This Ariel and Flounder Dinglehopper original production cel from The Little Mermaid Disney feature film celebrates the discovery these besties share. Looks almost exactly like the limited edition released from this scene.
The art is beautifully framed, which is an additional shipping charge, and is being shipped from Europe, so expect 6-8 weeks for delivery.
About the 1989 classic THE LITTLE MERMAID:
More money and resources were dedicated to The Little Mermaid than any other Disney animated film in decades. Aside from its main animation facility in Glendale, California, Disney opened a satellite feature animation facility during the production of The Little Mermaid in Lake Buena Vista, Florida (near Orlando, Florida), within Disney-MGM Studios Theme Park at Walt Disney World. Opening in 1989, the Disney-MGM facility's first projects were to produce an entire Roger Rabbit cartoon short, Roller Coaster Rabbit, and to contribute ink and paint support to The Little Mermaid. Another first for recent years was the filming of live actors and actresses for motion reference material for the animators, a practice used frequently for many of the Disney animated features produced under Walt Disney's supervision. Sherri Lynn Stoner, a former member of Los Angeles' Groundlings improvisation comedy group, and Joshua Finkel, a Broadway actor, performed key scenes as Ariel and Eric respectively. Jodi Benson had already been cast as Ariel's voice actor by this time, and her recorded dialogue was used as playback to guide these live-action references. Before Benson was cast, Melissa Fahn was considered for the part.
The Little Mermaid's supervising animators included Glen Keane and Mark Henn on Ariel, Duncan Marjoribanks on Sebastian, Andreas Deja on King Triton, and Ruben Aquino on Ursula. Originally, Keane had been asked to work on Ursula, as he had established a reputation for drawing large, powerful figures, such as the bear in The Fox and the Hound (1981) and Professor Ratigan in The Great Mouse Detective (1986). Keane, however, was assigned as one of the two lead artists on the petite Ariel and oversaw the "Part of Your World" musical number. He jokingly stated that his wife looks exactly like Ariel "without the fins." The character's body type and personality were based upon that of Alyssa Milano, then starring on TV's Who's the Boss? and the effect of her hair underwater was based on both footage of Sally Ride when she was in space, and scenes of Stoner in a pool for guidance in animating Ariel's swimming.
The design of the villainous Ursula was based upon drag performer Divine. An additional early inspiration before Divine was Joan Collins in her role as Alexis Carrington in the television show Dynasty, due to a suggestion from Howard Ashman, who was a fan of the series. Pat Carroll was not Clements and Musker's first choice to voice Ursula; the original script had been written with Bea Arthur of the Disney-owned TV series The Golden Girls in mind. After Arthur turned the part down, actresses such as Nancy Marchand, Nancy Wilson, Roseanne, Charlotte Rae, and Elaine Stritch were considered for the part. Stritch was eventually cast as Ursula, but clashed with Howard Ashman's style of music production and was replaced by Carroll. Various actors auditioned for additional roles in the film, including Jim Carrey for the role of Prince Eric, and comedians Bill Maher and Michael Richards for the role of Scuttle.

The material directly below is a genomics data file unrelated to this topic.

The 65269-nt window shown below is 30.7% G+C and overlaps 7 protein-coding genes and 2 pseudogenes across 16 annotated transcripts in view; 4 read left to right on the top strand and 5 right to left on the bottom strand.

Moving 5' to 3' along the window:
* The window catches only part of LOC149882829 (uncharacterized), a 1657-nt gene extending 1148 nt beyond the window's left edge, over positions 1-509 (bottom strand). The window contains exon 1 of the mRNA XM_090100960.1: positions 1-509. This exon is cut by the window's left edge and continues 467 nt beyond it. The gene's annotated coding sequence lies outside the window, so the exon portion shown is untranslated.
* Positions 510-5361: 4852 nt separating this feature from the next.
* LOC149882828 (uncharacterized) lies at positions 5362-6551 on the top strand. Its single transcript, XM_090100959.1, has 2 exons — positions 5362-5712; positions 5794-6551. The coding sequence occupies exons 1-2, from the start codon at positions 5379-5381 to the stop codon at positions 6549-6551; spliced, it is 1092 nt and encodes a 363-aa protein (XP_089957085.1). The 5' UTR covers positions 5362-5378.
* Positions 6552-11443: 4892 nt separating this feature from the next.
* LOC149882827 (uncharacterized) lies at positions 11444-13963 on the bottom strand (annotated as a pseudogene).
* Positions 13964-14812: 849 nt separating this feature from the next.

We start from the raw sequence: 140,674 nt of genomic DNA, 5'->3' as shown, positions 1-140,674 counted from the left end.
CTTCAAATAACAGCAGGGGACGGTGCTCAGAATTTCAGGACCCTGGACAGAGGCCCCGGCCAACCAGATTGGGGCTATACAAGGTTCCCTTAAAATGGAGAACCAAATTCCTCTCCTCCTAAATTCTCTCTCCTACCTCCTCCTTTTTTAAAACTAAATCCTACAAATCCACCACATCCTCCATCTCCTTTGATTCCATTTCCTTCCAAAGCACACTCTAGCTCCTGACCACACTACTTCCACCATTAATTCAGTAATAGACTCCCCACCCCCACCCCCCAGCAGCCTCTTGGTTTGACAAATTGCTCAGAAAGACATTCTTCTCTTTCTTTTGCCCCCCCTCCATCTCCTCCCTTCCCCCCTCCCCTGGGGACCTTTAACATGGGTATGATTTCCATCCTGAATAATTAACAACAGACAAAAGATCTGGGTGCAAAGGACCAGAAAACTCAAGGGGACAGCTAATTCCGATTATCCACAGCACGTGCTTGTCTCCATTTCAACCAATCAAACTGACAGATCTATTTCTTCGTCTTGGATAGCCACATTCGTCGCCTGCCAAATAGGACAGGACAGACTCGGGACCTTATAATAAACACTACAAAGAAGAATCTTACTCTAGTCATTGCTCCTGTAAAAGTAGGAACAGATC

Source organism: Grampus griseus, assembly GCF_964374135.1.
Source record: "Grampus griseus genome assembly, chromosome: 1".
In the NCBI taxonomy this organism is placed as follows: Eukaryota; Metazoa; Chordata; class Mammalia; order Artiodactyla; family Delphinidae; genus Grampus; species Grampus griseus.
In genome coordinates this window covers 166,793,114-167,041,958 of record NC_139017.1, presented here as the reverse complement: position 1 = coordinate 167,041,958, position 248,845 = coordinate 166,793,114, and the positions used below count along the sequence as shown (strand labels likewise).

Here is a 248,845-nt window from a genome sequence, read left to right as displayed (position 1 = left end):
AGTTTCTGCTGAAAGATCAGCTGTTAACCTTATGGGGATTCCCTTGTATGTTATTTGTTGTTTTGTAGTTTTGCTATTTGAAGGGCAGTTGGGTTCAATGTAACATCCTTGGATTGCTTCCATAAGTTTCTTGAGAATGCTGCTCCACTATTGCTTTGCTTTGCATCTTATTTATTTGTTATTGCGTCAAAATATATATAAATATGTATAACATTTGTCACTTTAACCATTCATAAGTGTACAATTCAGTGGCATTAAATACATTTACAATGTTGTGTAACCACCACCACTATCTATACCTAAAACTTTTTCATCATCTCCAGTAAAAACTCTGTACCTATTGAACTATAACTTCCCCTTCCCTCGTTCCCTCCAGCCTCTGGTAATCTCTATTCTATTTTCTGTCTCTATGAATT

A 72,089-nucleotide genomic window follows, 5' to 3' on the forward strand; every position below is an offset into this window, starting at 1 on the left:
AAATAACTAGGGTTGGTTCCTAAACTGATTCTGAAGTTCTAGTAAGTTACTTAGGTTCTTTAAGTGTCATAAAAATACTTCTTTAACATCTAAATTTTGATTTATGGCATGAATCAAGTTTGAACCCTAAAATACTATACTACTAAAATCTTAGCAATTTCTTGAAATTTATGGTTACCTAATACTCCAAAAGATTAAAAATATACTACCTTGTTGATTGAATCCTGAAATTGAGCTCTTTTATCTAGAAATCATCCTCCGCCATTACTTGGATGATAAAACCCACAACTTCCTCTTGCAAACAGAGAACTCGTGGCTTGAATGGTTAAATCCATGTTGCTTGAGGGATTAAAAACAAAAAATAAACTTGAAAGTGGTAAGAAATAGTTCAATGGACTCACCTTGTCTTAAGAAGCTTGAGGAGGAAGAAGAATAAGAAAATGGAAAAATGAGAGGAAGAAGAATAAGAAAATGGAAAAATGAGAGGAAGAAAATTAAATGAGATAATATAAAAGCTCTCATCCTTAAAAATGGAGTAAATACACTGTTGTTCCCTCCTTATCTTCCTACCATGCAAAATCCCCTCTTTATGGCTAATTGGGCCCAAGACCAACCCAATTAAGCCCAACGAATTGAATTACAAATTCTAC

The underwater setting required the most special effects animation for a Disney animated feature since Fantasia in 1940. Effects animation supervisor Mark Dindal estimated that over a million bubbles were drawn for this film, in addition to the use of other processes such as airbrushing, backlighting, superimposition, and some computer animation. The artistic manpower needed for The Little Mermaid required Disney to farm out most of the underwater bubble effects animation in the film to Pacific Rim Productions, a China-based firm with production facilities in Beijing. An attempt to use Disney's famed multiplane camera for the first time in years for quality "depth" shots failed because the machine was reputedly in dilapidated condition. The multiplane shots were instead photographed at an outside animation camera facility.
The Little Mermaid was the last Disney feature film to use the traditional hand-painted cel method of animation. Disney's next film, The Rescuers Down Under, used a digital method of coloring and combining scanned drawings developed for Disney by Pixar called CAPS/ink & paint (Computer Animation Production System), which would eliminate the need for cels, the multiplane camera, and many of the optical effects used for the last time in The Little Mermaid. A CAPS/ink & paint prototype was used experimentally on a few scenes in The Little Mermaid, and one-shot produced using CAPS/ink & paint—the penultimate shot in the film, of Ariel and Eric's wedding ship sailing away under a rainbow—appears in the finished film. Computer-generated imagery was used to create some of the wrecked ships in the final battle, a staircase behind a shot of Ariel in Eric's castle, and the carriage Eric and Ariel are riding in when she bounces it over a ravine. These objects were animated using 3D wireframe models, which were plotted as line art to cels and painted traditionally.